And then we still have to deal with other non-USB-C port types, too.

Legacy USB port types

Synology DS USB Ports
The USB Type-A port is everywhere. Here are two behind this small NAS server.

Since billions of existing USB devices are on the market, it’s essential to support them. As a result, for the foreseeable future, chances are you’ll run into older USB port types.

In this case, the connecting cable has two ends: A and B.

USB Type-A

The end that goes into a host is called a USB Type-A connector.

Before USB-C, this connector and the corresponding port type, the USB-A female port, remained physically the same in all USB standards.

USB Type A 1
USB Type-A and Type-A SuperSpeed connectors. (Not to scale.)

There are two USB Type-A versions (for different USB standards):

  • USB Type-A: Used in USB 1.1 to USB 2.0 and supports speeds up to 480 Mbps.
  • USB Type-A SuperSpeed: Used in USB 3.x standards — more below — and supports speeds up to 10Gbps. It tends to come in blue.

Again, these two types use the same port and work interchangeably (at their respective speeds). In other words, USB Type-A SuperSpeed is backward-compatible with USB Type-A.

If you start getting confused, well, it’ll get much worse.

A Fist Full of USB Cables
Standard USB-Type B variants (clockwise from the bottom): USB-C, Type-B, Mini-B, Micro-B, Type-B SuperSpeed, Micro-B SuperSpeed.

USB Type-B

This type is the other end of the cable that goes into a device and is where things get very complicated.

There are so many variations of standard USB Type-B. That’s not to mention the countless non-standard proprietary Type-B designs, of which the most notorious is the Apple Lighting connector that goes into an iPhone — from iPhone 5 (2012) to iPhone 14 (2022).

Each variant of Type-B connectors requires a corresponding port of its own. Physically, one variant’s connector won’t fit into another’s port. As a result, each port type requires a distinctive cable.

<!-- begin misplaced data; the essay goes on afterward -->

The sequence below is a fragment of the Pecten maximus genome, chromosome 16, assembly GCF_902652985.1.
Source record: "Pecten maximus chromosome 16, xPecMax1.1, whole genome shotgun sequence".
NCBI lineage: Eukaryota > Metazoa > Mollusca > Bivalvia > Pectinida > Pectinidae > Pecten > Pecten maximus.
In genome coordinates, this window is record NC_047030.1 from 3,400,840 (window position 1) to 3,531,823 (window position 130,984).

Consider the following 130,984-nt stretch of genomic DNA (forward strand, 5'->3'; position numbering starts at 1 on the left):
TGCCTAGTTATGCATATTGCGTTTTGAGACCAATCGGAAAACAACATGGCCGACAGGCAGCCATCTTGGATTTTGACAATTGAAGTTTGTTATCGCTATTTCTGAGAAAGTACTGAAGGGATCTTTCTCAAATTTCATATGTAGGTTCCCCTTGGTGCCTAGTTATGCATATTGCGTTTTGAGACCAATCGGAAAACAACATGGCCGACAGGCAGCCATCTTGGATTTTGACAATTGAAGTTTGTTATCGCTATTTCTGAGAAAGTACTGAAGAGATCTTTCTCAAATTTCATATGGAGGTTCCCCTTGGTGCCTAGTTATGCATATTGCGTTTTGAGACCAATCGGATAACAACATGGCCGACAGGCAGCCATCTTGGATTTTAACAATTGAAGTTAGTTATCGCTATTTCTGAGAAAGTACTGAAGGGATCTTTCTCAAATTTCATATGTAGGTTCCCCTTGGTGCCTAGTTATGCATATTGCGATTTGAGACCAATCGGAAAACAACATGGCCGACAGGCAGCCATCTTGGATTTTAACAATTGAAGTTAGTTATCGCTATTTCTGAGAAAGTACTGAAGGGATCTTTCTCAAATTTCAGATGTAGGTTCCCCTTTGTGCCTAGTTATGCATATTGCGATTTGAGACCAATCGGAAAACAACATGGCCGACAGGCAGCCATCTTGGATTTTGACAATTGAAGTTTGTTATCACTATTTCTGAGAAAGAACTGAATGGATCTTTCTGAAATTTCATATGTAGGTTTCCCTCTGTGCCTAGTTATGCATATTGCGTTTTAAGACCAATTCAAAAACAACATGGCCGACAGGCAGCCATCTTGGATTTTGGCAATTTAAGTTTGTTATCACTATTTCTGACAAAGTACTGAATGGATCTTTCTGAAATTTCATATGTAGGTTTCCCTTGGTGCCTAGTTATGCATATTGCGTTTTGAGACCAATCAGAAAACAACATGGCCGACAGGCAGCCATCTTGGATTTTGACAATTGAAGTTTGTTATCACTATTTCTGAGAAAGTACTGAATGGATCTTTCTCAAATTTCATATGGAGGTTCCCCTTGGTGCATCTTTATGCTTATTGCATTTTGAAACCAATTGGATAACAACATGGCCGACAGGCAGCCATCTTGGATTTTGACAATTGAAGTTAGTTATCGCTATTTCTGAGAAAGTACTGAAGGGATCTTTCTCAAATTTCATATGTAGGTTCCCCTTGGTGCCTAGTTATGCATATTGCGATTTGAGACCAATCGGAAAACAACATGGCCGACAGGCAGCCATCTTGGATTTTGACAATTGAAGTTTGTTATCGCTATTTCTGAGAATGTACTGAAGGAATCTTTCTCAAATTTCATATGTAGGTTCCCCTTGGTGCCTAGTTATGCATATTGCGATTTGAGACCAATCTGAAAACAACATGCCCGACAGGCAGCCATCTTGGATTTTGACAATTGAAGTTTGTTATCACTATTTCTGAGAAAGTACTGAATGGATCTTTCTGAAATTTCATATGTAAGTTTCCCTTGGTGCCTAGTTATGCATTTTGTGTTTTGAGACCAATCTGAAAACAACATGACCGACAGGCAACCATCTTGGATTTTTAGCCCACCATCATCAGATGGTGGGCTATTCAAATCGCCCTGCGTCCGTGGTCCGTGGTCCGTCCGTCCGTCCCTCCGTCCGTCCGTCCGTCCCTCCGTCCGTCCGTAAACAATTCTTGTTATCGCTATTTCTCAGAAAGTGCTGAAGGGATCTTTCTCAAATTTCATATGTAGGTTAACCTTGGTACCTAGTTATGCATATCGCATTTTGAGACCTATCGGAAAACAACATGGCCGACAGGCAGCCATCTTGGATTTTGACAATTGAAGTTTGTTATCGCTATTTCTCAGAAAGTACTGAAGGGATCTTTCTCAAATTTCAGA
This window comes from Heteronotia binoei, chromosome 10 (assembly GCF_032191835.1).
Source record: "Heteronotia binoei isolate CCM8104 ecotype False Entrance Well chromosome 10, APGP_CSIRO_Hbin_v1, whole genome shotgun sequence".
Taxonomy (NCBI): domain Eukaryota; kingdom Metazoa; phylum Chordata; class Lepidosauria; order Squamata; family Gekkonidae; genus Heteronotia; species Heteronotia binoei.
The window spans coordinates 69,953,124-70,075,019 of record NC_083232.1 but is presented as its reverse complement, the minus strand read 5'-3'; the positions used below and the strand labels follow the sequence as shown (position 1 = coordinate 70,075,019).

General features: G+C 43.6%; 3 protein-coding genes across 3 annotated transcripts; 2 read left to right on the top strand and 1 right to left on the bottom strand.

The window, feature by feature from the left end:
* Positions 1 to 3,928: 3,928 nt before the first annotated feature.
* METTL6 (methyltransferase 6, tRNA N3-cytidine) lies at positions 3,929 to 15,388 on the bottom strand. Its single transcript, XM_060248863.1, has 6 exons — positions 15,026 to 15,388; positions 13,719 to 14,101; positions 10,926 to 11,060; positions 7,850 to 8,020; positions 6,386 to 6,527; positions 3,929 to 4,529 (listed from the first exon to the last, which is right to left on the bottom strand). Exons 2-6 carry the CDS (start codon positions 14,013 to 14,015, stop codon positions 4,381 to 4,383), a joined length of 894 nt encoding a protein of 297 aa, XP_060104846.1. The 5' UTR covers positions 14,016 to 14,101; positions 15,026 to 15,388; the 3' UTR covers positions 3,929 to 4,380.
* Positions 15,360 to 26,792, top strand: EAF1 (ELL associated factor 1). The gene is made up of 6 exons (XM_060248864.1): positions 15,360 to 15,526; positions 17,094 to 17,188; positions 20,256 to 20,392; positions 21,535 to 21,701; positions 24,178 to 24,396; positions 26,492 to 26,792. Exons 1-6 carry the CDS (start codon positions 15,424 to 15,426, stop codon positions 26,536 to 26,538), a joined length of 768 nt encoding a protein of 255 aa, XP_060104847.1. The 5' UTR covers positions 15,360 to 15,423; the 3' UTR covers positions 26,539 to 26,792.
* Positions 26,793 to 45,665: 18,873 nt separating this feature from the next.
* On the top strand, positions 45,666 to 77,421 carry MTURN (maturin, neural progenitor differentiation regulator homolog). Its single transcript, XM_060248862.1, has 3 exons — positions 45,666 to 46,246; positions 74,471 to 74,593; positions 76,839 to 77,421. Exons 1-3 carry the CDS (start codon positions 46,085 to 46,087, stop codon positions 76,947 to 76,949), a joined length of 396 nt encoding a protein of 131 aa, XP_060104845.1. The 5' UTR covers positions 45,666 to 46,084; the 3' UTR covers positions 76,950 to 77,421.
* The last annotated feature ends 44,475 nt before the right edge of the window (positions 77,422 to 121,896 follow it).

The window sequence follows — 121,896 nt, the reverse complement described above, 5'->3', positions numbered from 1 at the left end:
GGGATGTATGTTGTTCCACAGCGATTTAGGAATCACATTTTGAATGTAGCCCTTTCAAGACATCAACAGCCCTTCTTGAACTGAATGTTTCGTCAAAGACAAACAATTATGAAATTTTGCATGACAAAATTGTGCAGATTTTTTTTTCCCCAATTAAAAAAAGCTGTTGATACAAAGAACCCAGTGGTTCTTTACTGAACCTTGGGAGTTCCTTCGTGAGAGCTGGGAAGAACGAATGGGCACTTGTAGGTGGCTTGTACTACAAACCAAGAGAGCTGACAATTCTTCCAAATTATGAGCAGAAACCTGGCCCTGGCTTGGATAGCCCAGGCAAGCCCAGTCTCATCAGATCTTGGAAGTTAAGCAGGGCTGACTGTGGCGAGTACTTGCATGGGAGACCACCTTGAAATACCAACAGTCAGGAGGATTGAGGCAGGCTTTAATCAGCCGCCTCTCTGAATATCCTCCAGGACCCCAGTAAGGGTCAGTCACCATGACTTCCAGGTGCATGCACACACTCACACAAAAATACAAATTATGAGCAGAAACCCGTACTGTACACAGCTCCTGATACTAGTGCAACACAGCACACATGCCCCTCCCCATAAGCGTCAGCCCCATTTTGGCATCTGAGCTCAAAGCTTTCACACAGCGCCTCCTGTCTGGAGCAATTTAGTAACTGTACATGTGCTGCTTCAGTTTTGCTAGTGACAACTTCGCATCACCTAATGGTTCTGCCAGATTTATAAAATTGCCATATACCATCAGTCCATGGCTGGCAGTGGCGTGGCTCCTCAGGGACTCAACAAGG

So, for example, if you have an iPhone and another non-Apple device, you’ll have to carry at least two cables.

USB Type B Standards
A few variations of standard USB Type-B connectors. (Not to scale.)

Following are some, out of many, Type-B standards:

  • Standard-B (or Type-B): Used in USB 1.1 and USB 2.0 standards. It suits mostly large devices, like printers or scanners.
  • Standard-B SuperSpeed: Available only to USB 3.x devices, this port type also works best for large devices, like a desktop external drive.
  • Mini-USB (or Mini-B): Significantly smaller than Type-B, this standard is for old portable devices, such as clamshell phones and first-gen portable drives. It’s mostly obsolete now.
  • Micro-USB (or Micro-B): Slightly smaller than Mini-USB, this port was once the go-to type for older smartphones and tablets. It’s also being phased out.
  • Micro-USB SuperSpeed: The thin version of the Standard-B SuperSpeed. It’s popular in portable hard drives, like the WD My Passport.

Again, as you can imagine, with so many port types, finding the correct cable for your device can be a pain in the rear, especially in a hurry. This problem is why the USB-C port type mentioned above is such a knight in shining armor.

All USB-C devices can connect to a USB Type-A port via an adapter or a Type-A to Type-C cable. So going USB-C allows you to get the best of both worlds: the out-of-the-box convenience with modern equipment and the compatibility with legacy devices when need be.

Synology BeeDrive with cable
Here’s the Synology BeeDrive with a USB-C cable with a USB-A to USB-C adapter attached.

Legacy Thunderbolt port type

Even though it is much younger and more “modern” than USB, Thunderbolt once had port issues, too.

That’s because, before Thunderbolt 3, the original Thunderbolt and Thunderbolt 2 used the Mini-Display port type. This standard was one made exclusively for MAC with limited usage.

As a result, there aren’t many “legacy” Thunderbolt devices, and Thunderbolt 3, which is the first revision of the standard available outside of the Apple ecosystem, generally doesn’t support Thunderbolt 2 and Thunderbolt devices. Some can work via an adapter, but they don’t work in most cases.